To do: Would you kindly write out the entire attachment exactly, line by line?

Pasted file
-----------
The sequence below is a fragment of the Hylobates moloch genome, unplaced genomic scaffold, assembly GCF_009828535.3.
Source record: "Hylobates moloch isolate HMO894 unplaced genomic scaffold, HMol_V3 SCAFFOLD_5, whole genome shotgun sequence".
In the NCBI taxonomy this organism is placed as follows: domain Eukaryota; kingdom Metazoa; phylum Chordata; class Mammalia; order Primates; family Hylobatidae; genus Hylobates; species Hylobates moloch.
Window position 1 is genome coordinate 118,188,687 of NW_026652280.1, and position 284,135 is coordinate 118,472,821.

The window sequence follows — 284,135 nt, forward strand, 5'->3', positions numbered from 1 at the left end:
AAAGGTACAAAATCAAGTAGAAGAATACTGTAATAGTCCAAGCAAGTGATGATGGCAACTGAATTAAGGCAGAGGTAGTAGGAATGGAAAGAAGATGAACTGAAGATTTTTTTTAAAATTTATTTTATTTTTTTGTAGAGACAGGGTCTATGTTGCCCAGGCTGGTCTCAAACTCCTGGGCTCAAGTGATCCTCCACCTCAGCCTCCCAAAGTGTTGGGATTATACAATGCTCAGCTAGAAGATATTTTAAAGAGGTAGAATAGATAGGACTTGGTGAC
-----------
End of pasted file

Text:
The sequence below is a fragment of the Hylobates moloch genome, unplaced genomic scaffold, assembly GCF_009828535.3.
Source record: "Hylobates moloch isolate HMO894 unplaced genomic scaffold, HMol_V3 SCAFFOLD_5, whole genome shotgun sequence".
In the NCBI taxonomy this organism is placed as follows: domain Eukaryota; kingdom Metazoa; phylum Chordata; class Mammalia; order Primates; family Hylobatidae; genus Hylobates; species Hylobates moloch.
Window position 1 is genome coordinate 118,188,687 of NW_026652280.1, and position 284,135 is coordinate 118,472,821.

The window sequence follows — 284,135 nt, forward strand, 5'->3', positions numbered from 1 at the left end:
AAAGGTACAAAATCAAGTAGAAGAATACTGTAATAGTCCAAGCAAGTGATGATGGCAACTGAATTAAGGCAGAGGTAGTAGGAATGGAAAGAAGATGAACTGAAGATTTTTTTTAAAATTTATTTTATTTTTTTGTAGAGACAGGGTCTATGTTGCCCAGGCTGGTCTCAAACTCCTGGGCTCAAGTGATCCTCCACCTCAGCCTCCCAAAGTGTTGGGATTATACAATGCTCAGCTAGAAGATATTTTAAAGAGGTAGAATAGATAGGACTTGGTGAC